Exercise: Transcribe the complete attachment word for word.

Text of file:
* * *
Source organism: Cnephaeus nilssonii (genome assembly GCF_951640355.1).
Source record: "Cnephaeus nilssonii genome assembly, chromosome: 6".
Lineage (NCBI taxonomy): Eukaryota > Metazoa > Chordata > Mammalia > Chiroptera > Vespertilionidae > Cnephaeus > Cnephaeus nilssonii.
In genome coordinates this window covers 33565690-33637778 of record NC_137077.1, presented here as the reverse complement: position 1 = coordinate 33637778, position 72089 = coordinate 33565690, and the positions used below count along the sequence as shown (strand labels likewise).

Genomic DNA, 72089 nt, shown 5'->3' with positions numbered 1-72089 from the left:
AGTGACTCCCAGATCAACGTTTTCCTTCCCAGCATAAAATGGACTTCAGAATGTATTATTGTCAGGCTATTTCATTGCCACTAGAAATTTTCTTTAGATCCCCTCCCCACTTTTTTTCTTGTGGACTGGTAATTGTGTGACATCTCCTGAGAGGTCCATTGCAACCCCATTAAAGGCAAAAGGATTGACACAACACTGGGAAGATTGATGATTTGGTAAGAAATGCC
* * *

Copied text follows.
Source organism: Cnephaeus nilssonii (genome assembly GCF_951640355.1).
Source record: "Cnephaeus nilssonii genome assembly, chromosome: 6".
Lineage (NCBI taxonomy): Eukaryota > Metazoa > Chordata > Mammalia > Chiroptera > Vespertilionidae > Cnephaeus > Cnephaeus nilssonii.
In genome coordinates this window covers 33565690-33637778 of record NC_137077.1, presented here as the reverse complement: position 1 = coordinate 33637778, position 72089 = coordinate 33565690, and the positions used below count along the sequence as shown (strand labels likewise).

Genomic DNA, 72089 nt, shown 5'->3' with positions numbered 1-72089 from the left:
AGTGACTCCCAGATCAACGTTTTCCTTCCCAGCATAAAATGGACTTCAGAATGTATTATTGTCAGGCTATTTCATTGCCACTAGAAATTTTCTTTAGATCCCCTCCCCACTTTTTTTCTTGTGGACTGGTAATTGTGTGACATCTCCTGAGAGGTCCATTGCAACCCCATTAAAGGCAAAAGGATTGACACAACACTGGGAAGATTGATGATTTGGTAAGAAATGCC